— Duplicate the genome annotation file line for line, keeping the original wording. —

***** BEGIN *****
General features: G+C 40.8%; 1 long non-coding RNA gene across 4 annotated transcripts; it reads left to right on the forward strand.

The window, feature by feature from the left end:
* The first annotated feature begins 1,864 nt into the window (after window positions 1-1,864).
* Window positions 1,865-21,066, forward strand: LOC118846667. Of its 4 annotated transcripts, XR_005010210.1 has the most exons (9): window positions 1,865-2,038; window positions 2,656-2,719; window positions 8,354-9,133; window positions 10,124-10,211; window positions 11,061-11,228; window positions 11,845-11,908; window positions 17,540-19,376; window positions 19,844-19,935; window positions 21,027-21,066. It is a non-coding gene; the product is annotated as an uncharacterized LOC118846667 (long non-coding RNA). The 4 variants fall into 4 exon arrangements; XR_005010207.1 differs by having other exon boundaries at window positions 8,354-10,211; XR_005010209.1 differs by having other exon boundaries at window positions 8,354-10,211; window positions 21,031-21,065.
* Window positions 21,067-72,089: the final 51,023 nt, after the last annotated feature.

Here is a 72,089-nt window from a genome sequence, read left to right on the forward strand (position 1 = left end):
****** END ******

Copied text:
General features: G+C 40.8%; 1 long non-coding RNA gene across 4 annotated transcripts; it reads left to right on the forward strand.

The window, feature by feature from the left end:
* The first annotated feature begins 1,864 nt into the window (after window positions 1-1,864).
* Window positions 1,865-21,066, forward strand: LOC118846667. Of its 4 annotated transcripts, XR_005010210.1 has the most exons (9): window positions 1,865-2,038; window positions 2,656-2,719; window positions 8,354-9,133; window positions 10,124-10,211; window positions 11,061-11,228; window positions 11,845-11,908; window positions 17,540-19,376; window positions 19,844-19,935; window positions 21,027-21,066. It is a non-coding gene; the product is annotated as an uncharacterized LOC118846667 (long non-coding RNA). The 4 variants fall into 4 exon arrangements; XR_005010207.1 differs by having other exon boundaries at window positions 8,354-10,211; XR_005010209.1 differs by having other exon boundaries at window positions 8,354-10,211; window positions 21,031-21,065.
* Window positions 21,067-72,089: the final 51,023 nt, after the last annotated feature.

Here is a 72,089-nt window from a genome sequence, read left to right on the forward strand (position 1 = left end):